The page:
G

Gmoney

Audioholic Ninja
Interesting. I've never heard of symptoms kicking in that long after the 2nd jab. A friend who had COVID late last year then got the jabs felt a little sick the day after the 2nd jab, but he was fine the next day.
I'm not a young man, so maybe just maybe other health issues where Present. I know of one person who took both shots and Died. Within 2 weeks of the 2nd shot. Lived across the street from one of my Sons. So there you go. Now that's what I was told can I prove that, nope not a doctor or corner of this city. Hearsay take with Salt. Also you gotta remember there's that oh but wait, the 1% ers That Can Die from anything and everything. Never forget with anything Man made there is always a chance you die! Drink some water from your Kitchen faucet and get Poisoned. Dam the bad luck huh. :)
 
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S

Speedskater

Audioholic Chief
I think that 'outdoors' is a rather undefined situations. Lots of people at a sports event, rally or protest is very different than lots of people on the beach.
The FDA & CDC are very cautious, slow moving bureaucracies. The fact that in some situations the rate may be 1% or 0.1% doesn't make their under 10% wrong.
 
M

Mr._Clark

Audioholic Chief
I think that 'outdoors' is a rather undefined situations. Lots of people at a sports event, rally or protest is very different than lots of people on the beach.
The FDA & CDC are very cautious, slow moving bureaucracies. The fact that in some situations the rate may be 1% or 0.1% doesn't make their under 10% wrong.
The issue is that under almost any definition of "outdoors" the evidence points to less than 1%.

There's no doubt that some transmission does occur outdoors. I'm not sure I'd be comfortable in a crowded stadium if the local infection rate was high.

Anecdotally, I heard a second hand account of a couple who had a group of friends over for dinner and they ate outside. Apparently one person was infected but presymptomatic and several other people were infected. What's not clear to me is if the people also spent time indoors.
 
M

Mr._Clark

Audioholic Chief
Here's another anecdotal report, for what it's worth. A guy I know was infected about a month ago. He's not 100% sure how he got it, but he was seated right next to a guy for about 3 hours on an airline flight who was coughing constantly. He developed symptoms shortly after that, so he strongly suspects the guy on the flight was source. He was (is?) a COVID skeptic of sorts, and he decided not to get vaccinated even though he could have gotten a jab a couple weeks before the flight in question (he thought the risks of COVID were greatly overblown by the media and basically agreed with the so-called "Great Barrington Declaration")(and voiced his opinion ("it's just the flu!") frequently).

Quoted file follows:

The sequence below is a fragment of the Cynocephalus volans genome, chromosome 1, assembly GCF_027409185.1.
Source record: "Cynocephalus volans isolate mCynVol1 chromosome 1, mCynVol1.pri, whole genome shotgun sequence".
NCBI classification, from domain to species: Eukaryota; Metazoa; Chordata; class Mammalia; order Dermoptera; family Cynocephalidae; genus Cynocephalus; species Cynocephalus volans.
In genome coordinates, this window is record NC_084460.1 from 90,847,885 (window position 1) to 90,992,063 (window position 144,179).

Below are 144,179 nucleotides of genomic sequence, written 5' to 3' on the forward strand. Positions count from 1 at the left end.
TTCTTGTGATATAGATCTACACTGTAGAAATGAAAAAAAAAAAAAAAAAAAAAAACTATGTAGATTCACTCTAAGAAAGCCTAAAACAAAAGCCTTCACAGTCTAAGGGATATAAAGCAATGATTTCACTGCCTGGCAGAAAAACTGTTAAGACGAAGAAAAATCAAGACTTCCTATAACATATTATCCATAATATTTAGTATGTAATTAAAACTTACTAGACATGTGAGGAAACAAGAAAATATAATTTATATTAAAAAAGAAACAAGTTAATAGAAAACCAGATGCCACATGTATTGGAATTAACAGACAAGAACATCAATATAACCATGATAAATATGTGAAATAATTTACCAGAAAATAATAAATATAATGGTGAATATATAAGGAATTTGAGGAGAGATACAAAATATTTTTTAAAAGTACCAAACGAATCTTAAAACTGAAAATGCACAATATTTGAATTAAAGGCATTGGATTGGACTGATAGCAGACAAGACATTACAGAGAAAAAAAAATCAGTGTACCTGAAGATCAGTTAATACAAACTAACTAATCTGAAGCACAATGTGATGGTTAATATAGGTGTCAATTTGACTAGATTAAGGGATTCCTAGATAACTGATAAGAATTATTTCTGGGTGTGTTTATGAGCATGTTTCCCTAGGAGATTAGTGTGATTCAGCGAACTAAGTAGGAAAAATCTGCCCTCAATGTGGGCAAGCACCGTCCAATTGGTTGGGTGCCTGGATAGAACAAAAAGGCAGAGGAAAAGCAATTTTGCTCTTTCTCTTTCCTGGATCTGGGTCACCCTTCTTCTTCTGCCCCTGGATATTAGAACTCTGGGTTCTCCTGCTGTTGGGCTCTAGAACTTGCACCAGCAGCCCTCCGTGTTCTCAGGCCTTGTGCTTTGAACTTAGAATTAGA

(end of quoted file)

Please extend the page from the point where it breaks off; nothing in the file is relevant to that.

Fortunately, he had relatively mild symptoms. Initially, he stated repeatedly that the symptoms were not that bad at all. However, he still has a mild but persistent cough despite testing negative for the virus roughly 10-12 days ago (he's around 50 years old). He doesn't say much about COVID being overblown, etc. now. His choices do not make much sense to me, but, so it goes ( I will give him credit for staying home and self-isolating while he was sick).

Another guy I know in his mid 40s was infected last summer. He had a fever/chills/cough for about 7-10 days, but he mostly recovered after that. He apparently still has some lingering issues (fatigue, digestive tract)(I didn't press him on details!).
 
Swerd

Swerd

Audioholic Warlord
Here's another anecdotal report, for what it's worth …
I can't say what those two guys really deserve for being such ignoramuses. But I think both got off easy. As for it being "just the flu!" I am quite tired of hearing this lame comment. Tell your acquaintance to stop watching Faux News.